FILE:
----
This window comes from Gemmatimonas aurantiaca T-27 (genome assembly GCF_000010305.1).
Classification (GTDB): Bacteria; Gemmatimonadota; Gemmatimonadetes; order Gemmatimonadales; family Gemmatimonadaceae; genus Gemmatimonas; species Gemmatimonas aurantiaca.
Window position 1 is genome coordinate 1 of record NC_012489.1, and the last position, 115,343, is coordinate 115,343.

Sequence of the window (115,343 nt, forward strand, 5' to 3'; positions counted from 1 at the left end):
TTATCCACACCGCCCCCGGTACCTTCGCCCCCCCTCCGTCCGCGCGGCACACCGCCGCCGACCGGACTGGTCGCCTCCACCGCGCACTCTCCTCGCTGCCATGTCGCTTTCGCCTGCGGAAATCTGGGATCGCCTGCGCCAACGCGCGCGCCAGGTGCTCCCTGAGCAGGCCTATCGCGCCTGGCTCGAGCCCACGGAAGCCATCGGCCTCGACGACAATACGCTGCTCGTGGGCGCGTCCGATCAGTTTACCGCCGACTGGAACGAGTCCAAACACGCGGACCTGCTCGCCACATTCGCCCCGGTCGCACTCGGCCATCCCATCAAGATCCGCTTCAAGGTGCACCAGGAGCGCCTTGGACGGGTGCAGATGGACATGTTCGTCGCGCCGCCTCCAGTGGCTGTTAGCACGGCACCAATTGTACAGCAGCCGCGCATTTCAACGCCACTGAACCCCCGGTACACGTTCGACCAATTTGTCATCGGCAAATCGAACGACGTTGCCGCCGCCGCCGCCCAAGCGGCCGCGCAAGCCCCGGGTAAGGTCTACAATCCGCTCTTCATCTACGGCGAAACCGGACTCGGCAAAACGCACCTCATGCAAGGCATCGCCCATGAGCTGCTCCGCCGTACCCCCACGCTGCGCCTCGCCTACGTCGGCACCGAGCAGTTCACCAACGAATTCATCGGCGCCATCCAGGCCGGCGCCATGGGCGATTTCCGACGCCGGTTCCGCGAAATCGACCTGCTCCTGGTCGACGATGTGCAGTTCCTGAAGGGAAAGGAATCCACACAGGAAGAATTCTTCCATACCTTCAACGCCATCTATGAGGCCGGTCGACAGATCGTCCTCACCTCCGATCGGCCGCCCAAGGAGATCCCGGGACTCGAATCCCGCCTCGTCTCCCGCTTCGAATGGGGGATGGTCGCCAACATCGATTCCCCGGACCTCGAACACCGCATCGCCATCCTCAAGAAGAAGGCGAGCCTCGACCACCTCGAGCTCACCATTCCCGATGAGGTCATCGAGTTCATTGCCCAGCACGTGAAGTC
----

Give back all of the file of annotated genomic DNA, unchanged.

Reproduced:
This window comes from Gemmatimonas aurantiaca T-27 (genome assembly GCF_000010305.1).
Classification (GTDB): Bacteria; Gemmatimonadota; Gemmatimonadetes; order Gemmatimonadales; family Gemmatimonadaceae; genus Gemmatimonas; species Gemmatimonas aurantiaca.
Window position 1 is genome coordinate 1 of record NC_012489.1, and the last position, 115,343, is coordinate 115,343.

Sequence of the window (115,343 nt, forward strand, 5' to 3'; positions counted from 1 at the left end):
TTATCCACACCGCCCCCGGTACCTTCGCCCCCCCTCCGTCCGCGCGGCACACCGCCGCCGACCGGACTGGTCGCCTCCACCGCGCACTCTCCTCGCTGCCATGTCGCTTTCGCCTGCGGAAATCTGGGATCGCCTGCGCCAACGCGCGCGCCAGGTGCTCCCTGAGCAGGCCTATCGCGCCTGGCTCGAGCCCACGGAAGCCATCGGCCTCGACGACAATACGCTGCTCGTGGGCGCGTCCGATCAGTTTACCGCCGACTGGAACGAGTCCAAACACGCGGACCTGCTCGCCACATTCGCCCCGGTCGCACTCGGCCATCCCATCAAGATCCGCTTCAAGGTGCACCAGGAGCGCCTTGGACGGGTGCAGATGGACATGTTCGTCGCGCCGCCTCCAGTGGCTGTTAGCACGGCACCAATTGTACAGCAGCCGCGCATTTCAACGCCACTGAACCCCCGGTACACGTTCGACCAATTTGTCATCGGCAAATCGAACGACGTTGCCGCCGCCGCCGCCCAAGCGGCCGCGCAAGCCCCGGGTAAGGTCTACAATCCGCTCTTCATCTACGGCGAAACCGGACTCGGCAAAACGCACCTCATGCAAGGCATCGCCCATGAGCTGCTCCGCCGTACCCCCACGCTGCGCCTCGCCTACGTCGGCACCGAGCAGTTCACCAACGAATTCATCGGCGCCATCCAGGCCGGCGCCATGGGCGATTTCCGACGCCGGTTCCGCGAAATCGACCTGCTCCTGGTCGACGATGTGCAGTTCCTGAAGGGAAAGGAATCCACACAGGAAGAATTCTTCCATACCTTCAACGCCATCTATGAGGCCGGTCGACAGATCGTCCTCACCTCCGATCGGCCGCCCAAGGAGATCCCGGGACTCGAATCCCGCCTCGTCTCCCGCTTCGAATGGGGGATGGTCGCCAACATCGATTCCCCGGACCTCGAACACCGCATCGCCATCCTCAAGAAGAAGGCGAGCCTCGACCACCTCGAGCTCACCATTCCCGATGAGGTCATCGAGTTCATTGCCCAGCACGTGAAGTC